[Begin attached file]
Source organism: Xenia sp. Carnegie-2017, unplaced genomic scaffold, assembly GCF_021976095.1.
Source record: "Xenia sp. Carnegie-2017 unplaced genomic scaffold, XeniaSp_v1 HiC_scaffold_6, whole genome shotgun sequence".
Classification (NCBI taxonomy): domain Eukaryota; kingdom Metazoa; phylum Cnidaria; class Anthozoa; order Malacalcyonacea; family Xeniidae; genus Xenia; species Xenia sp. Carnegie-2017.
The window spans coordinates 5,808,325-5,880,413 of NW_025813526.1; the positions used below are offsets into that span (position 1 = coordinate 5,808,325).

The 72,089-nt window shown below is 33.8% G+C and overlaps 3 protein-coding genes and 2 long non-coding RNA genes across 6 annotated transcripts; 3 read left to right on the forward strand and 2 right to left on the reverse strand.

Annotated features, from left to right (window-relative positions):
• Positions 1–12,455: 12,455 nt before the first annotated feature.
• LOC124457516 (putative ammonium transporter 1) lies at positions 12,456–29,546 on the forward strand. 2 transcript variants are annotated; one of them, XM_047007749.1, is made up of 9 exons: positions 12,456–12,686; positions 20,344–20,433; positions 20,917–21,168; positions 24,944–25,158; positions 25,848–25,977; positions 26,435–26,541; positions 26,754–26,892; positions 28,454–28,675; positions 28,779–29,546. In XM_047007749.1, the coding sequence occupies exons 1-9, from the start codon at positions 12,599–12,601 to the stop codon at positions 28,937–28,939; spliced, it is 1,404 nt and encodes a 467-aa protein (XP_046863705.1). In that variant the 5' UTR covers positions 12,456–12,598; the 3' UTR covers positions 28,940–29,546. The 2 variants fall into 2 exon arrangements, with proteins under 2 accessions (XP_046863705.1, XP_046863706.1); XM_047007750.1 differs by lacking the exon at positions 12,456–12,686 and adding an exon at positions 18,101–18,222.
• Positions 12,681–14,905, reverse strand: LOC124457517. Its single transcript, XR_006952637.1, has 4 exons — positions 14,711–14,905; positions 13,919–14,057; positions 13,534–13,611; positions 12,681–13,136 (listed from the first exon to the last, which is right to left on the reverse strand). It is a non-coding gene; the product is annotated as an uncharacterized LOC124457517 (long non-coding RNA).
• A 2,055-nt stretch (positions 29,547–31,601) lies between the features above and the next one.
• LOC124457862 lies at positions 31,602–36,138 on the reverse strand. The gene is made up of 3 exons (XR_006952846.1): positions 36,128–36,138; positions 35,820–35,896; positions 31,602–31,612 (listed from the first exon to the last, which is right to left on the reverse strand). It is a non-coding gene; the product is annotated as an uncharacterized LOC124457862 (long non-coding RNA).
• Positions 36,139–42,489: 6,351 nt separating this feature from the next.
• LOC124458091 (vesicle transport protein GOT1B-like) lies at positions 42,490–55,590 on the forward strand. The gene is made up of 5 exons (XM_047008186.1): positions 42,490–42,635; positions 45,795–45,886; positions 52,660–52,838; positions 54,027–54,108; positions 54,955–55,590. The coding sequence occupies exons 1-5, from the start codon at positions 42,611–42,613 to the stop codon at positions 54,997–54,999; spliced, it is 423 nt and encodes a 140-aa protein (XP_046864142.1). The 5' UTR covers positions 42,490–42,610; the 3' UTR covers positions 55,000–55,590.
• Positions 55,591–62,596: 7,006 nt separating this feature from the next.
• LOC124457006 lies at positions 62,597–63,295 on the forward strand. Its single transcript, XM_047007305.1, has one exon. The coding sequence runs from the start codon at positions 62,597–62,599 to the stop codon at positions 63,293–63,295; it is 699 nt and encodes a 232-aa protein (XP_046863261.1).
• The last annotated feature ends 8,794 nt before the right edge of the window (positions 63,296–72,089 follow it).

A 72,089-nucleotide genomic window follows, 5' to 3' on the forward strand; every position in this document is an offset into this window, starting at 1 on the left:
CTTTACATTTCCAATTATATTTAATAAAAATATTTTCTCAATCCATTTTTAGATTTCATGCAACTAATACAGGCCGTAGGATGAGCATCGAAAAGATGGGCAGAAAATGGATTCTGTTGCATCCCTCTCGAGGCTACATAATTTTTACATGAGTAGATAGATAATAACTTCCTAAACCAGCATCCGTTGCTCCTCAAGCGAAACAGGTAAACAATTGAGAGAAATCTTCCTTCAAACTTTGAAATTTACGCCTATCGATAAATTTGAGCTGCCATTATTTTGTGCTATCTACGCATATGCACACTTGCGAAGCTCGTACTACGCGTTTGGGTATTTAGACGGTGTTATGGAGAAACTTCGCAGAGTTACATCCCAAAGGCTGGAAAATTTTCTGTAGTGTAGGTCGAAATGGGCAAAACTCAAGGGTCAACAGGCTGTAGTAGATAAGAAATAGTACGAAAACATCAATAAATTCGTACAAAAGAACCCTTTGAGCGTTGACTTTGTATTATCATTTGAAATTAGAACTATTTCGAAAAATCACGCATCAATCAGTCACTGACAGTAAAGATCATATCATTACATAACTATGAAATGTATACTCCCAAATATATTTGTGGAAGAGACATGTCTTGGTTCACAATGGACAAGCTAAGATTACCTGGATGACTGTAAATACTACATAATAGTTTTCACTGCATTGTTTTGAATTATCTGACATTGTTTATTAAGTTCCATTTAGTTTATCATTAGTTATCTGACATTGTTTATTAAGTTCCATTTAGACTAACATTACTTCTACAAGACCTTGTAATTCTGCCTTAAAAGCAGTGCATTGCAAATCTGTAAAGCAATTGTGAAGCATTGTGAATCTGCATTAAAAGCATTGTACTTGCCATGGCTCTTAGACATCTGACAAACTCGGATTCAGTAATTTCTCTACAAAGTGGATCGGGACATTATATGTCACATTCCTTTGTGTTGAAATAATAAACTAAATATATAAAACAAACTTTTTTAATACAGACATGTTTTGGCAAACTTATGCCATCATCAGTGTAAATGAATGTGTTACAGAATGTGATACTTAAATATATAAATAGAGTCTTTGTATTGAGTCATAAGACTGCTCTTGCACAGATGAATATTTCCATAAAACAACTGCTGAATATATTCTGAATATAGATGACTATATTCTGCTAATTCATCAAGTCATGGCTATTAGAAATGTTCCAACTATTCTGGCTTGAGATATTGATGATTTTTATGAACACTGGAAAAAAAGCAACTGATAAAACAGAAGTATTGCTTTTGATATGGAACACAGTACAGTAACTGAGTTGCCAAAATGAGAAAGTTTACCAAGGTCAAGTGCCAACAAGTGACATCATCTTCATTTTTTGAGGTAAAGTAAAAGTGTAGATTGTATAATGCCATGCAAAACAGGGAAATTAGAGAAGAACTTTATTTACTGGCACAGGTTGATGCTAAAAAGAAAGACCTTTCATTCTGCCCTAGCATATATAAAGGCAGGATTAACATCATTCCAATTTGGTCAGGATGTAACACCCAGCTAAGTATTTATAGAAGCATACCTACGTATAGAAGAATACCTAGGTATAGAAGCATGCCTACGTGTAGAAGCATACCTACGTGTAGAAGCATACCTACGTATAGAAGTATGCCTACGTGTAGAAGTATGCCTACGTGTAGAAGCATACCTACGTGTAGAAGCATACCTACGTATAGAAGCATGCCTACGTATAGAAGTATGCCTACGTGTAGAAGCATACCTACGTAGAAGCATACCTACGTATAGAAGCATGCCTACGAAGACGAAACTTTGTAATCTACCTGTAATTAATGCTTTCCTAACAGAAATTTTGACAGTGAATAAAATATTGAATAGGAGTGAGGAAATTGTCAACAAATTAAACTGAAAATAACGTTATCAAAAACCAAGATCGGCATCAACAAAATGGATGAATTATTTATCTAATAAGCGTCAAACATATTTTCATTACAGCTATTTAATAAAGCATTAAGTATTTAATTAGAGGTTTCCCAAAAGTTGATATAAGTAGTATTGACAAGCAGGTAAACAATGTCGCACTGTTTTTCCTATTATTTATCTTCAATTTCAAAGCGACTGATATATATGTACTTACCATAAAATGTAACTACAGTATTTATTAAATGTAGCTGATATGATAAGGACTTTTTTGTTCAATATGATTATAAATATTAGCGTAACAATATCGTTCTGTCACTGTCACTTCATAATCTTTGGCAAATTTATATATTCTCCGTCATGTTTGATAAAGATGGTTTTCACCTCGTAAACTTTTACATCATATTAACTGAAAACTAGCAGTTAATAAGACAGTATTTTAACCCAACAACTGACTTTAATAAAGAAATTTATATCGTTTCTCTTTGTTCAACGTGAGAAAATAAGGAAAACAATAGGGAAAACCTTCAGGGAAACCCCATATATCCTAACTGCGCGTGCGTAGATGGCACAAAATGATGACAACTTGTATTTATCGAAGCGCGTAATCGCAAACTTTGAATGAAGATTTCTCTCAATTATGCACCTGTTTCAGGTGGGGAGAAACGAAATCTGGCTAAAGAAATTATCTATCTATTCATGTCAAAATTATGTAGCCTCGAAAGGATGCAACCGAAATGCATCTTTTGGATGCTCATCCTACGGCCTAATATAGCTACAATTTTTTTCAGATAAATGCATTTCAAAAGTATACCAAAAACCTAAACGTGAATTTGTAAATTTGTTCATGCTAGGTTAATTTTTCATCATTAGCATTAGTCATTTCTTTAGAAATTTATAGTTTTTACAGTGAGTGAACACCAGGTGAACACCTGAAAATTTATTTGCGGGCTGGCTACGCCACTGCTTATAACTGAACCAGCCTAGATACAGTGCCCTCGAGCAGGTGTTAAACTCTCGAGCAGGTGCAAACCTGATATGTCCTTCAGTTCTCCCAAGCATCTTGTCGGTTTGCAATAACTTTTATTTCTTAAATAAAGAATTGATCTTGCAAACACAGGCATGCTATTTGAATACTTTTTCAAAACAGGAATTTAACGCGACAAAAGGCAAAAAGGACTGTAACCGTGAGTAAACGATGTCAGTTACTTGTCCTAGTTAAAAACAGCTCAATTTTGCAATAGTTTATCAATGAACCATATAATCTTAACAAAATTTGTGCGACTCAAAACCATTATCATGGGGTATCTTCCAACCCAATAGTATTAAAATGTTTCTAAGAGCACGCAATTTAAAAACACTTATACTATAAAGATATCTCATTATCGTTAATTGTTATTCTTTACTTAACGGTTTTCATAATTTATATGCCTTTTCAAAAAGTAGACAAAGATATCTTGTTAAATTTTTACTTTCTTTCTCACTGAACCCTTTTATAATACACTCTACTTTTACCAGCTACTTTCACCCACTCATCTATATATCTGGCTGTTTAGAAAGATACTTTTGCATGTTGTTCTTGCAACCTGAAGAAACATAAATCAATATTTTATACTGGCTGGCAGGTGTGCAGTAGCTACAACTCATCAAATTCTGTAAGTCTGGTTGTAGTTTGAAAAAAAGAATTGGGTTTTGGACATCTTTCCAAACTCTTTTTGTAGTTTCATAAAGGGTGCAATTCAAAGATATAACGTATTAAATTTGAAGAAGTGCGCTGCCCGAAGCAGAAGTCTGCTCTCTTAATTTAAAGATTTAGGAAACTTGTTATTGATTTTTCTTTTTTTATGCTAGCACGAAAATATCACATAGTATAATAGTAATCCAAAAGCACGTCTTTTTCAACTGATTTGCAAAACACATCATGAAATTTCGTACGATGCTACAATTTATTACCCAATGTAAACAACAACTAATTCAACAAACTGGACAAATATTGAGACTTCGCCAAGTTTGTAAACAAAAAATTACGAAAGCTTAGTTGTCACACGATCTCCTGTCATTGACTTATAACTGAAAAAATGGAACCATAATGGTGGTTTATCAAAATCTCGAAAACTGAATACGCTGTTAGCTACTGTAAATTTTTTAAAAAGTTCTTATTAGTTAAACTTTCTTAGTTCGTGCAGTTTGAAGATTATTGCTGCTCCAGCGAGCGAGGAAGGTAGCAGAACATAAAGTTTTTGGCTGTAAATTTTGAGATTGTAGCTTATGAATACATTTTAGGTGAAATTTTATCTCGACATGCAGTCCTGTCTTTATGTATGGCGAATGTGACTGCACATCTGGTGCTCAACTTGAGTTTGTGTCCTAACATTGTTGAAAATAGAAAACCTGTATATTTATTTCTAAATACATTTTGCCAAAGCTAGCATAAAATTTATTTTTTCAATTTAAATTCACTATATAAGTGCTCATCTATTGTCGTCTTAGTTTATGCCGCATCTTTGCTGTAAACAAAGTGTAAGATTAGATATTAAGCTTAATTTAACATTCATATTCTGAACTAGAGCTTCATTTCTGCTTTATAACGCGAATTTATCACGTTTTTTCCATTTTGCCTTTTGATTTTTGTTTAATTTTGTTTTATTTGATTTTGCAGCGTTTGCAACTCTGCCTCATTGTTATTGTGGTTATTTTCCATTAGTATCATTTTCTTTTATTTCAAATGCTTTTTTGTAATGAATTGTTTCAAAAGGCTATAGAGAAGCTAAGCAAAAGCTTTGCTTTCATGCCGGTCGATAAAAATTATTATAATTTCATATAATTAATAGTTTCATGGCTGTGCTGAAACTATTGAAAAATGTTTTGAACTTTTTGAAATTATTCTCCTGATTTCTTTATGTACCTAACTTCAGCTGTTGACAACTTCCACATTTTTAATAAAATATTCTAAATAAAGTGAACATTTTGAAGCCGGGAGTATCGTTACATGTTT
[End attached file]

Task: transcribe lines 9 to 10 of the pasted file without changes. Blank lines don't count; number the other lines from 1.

• Positions 12,681–14,905, reverse strand: LOC124457517. Its single transcript, XR_006952637.1, has 4 exons — positions 14,711–14,905; positions 13,919–14,057; positions 13,534–13,611; positions 12,681–13,136 (listed from the first exon to the last, which is right to left on the reverse strand). It is a non-coding gene; the product is annotated as an uncharacterized LOC124457517 (long non-coding RNA).
• A 2,055-nt stretch (positions 29,547–31,601) lies between the features above and the next one.